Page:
If it makes him feel any better, some donors paid enough to get downstairs, but not into the O’Toole Club, and plenty of those O’Toole Club-ers can’t make it into the more-exclusive Davis Club at the opposite side of the Pavilion, behind the shaved glass past the baseline.
Mark Jackson, Villanova’s athletic director, knows the complaints. He points out the school “had a short window” to raise $65 million privately. The process is still evolving. The whole upstairs-looking-down fishbowl aspect will be evaluated, what worked and what didn’t.
“Our highest donors wanted exclusivity — they wanted a high-end club experience,’’ Jackson said, pointing out that it’s rare for Power 5 schools to not offer such clubs in their home venues.
“At the same time, we realized, because of the design, at most [venues] you don’t see the clubs,’’ Jackson said.
If they could have started from scratch, you’d no doubt also have seen more club boxes, like they have at the Liacouras Center and many other college venues, so the bigger payers have their own spots, without this behind-the-ropes effect being so noticeable.
Other than this fishbowl issue — which is an issue — most season-ticket holders seem to feel the renovation was well done. Villanova fans can get lost in their memories in the open-to-all area of the front of the Pavilion, basically a Hall of Fame of men’s and women’s hoops at the school. Having students all over also adds to the experience, since the greatest noise is coming from various angles. (How to get students in more easily has changed during the season, Jackson said, after talks with the student government.)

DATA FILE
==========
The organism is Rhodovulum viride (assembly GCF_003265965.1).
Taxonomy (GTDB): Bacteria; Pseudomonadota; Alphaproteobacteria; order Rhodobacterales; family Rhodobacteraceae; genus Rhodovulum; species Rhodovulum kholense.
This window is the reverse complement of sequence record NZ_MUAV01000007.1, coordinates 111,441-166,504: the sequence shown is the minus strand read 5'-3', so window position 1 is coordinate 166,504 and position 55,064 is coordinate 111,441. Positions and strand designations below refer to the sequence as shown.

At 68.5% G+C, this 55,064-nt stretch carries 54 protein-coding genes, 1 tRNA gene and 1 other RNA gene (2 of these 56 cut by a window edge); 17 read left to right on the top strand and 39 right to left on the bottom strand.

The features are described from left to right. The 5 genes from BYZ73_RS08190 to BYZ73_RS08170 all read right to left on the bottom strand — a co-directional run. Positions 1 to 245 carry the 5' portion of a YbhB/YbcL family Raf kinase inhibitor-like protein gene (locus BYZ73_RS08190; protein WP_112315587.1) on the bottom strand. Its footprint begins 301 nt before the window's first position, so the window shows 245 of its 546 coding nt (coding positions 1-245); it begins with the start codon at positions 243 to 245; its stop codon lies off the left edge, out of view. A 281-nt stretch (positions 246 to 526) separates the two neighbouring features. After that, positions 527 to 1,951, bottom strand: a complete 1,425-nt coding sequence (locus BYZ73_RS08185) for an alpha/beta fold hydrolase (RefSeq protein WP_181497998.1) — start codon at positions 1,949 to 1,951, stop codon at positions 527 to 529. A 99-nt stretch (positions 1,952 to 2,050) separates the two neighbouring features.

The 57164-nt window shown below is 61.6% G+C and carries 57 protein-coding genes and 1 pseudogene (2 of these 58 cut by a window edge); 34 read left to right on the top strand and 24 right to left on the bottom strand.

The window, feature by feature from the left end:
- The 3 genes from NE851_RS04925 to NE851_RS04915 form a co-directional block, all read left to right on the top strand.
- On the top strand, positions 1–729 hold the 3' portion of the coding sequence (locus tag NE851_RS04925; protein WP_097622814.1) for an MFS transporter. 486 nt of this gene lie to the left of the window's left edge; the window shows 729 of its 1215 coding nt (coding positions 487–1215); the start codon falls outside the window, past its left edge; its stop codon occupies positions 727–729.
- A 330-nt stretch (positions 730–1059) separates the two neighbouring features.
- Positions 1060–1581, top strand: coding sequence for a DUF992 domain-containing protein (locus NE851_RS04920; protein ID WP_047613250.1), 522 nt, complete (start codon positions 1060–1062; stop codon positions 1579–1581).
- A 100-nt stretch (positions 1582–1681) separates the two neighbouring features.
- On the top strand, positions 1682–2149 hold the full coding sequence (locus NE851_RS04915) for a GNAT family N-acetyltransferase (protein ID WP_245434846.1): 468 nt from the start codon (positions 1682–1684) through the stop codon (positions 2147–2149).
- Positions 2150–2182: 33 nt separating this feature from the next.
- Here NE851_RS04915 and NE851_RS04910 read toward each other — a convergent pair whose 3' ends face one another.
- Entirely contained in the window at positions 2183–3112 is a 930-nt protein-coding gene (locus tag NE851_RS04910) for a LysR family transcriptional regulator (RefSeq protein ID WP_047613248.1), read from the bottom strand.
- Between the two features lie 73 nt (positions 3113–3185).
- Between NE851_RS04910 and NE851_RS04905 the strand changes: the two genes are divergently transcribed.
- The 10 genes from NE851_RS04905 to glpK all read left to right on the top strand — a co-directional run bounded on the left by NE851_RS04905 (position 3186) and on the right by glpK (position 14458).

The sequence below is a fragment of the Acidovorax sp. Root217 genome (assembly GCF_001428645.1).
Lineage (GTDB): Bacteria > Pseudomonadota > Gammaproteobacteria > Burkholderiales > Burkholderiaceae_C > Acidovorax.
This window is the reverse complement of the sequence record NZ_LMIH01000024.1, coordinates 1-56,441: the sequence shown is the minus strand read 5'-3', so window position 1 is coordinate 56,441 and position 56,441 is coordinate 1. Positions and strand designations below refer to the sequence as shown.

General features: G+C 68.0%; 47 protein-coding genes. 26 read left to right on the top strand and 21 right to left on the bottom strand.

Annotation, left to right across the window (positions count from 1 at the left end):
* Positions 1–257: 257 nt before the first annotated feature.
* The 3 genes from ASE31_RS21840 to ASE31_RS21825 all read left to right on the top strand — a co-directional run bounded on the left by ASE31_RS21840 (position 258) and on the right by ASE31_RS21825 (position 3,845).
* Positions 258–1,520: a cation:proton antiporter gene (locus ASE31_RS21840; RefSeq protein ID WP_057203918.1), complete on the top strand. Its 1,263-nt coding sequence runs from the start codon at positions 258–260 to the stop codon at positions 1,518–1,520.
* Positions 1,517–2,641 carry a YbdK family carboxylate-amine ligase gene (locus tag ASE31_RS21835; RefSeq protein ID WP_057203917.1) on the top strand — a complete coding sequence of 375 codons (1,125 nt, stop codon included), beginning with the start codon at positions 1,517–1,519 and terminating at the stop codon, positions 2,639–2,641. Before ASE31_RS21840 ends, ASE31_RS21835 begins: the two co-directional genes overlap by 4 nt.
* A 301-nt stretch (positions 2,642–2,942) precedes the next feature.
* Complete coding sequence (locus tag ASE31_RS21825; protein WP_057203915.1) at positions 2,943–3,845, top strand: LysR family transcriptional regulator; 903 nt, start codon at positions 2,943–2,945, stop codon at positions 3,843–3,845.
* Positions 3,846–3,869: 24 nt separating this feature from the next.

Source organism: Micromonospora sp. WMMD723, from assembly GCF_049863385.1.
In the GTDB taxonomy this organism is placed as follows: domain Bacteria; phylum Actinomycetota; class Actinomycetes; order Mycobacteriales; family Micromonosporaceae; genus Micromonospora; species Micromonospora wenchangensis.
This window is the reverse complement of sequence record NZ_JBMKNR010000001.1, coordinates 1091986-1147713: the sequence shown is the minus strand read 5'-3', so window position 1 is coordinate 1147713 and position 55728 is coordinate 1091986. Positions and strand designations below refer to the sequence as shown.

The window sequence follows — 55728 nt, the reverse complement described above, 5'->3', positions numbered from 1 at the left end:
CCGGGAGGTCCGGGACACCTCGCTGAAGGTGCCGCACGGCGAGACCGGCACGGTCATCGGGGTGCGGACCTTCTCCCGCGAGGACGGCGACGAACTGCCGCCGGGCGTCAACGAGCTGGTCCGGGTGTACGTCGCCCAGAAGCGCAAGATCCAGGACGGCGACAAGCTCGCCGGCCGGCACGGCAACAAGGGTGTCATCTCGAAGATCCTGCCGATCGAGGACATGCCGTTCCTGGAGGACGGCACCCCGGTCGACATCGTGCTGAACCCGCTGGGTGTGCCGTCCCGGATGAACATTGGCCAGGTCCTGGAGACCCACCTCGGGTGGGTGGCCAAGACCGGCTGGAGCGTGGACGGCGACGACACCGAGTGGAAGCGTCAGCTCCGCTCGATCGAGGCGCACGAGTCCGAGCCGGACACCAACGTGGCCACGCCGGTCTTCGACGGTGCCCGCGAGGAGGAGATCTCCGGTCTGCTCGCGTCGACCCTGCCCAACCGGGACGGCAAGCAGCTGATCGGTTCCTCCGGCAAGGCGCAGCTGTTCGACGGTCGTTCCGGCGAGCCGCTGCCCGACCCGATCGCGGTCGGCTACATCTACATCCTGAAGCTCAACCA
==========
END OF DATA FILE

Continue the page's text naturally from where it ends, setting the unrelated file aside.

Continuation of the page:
Ed Birchler always was an upstairs guy. His tickets two years ago, he said, had $30 each as the face value, with $40 as the price listed for Wells Fargo Center games.
“As I remember, it cost us $600 each for the season, which included a donation to the school,’’ Birchler, who said he’s been attending games since Al Severance was coach, mentioned in an email. Now, he said, he’s one section over, paying $1,200 per seat for the season, $100 per game.
Again, he had it good for a lot of years.
“Anxious to see how this situation plays out,’’ Birchler said, adding that he’s also ready to hand off his tickets to his son, if his son wants to pay. “Assume they will get the asking price if the team continues its recent successes. But, if there is a decline in the ranking, it could get interesting.”
Jackson said. “Our demand told us we probably could have gone higher on prices, but we didn’t. I like where we’re at.”
The university also owns the 2018 San Antonio Final Four court. Most of it will end up somewhere in the Pavilion, and don’t be surprised if it ends up where everyone can get to it. (Right now, you can go to a women’s game and put your feet on that Jenkins spot. Or you can take a tour during the day.)
There’s also another option, if you want your own piece of the 2018 national championship floor. You don’t need to get downstairs access at all.
At one recent game, little pieces of the floor from San Antonio were right by the front door — for sale, complete with a certificate of authenticity.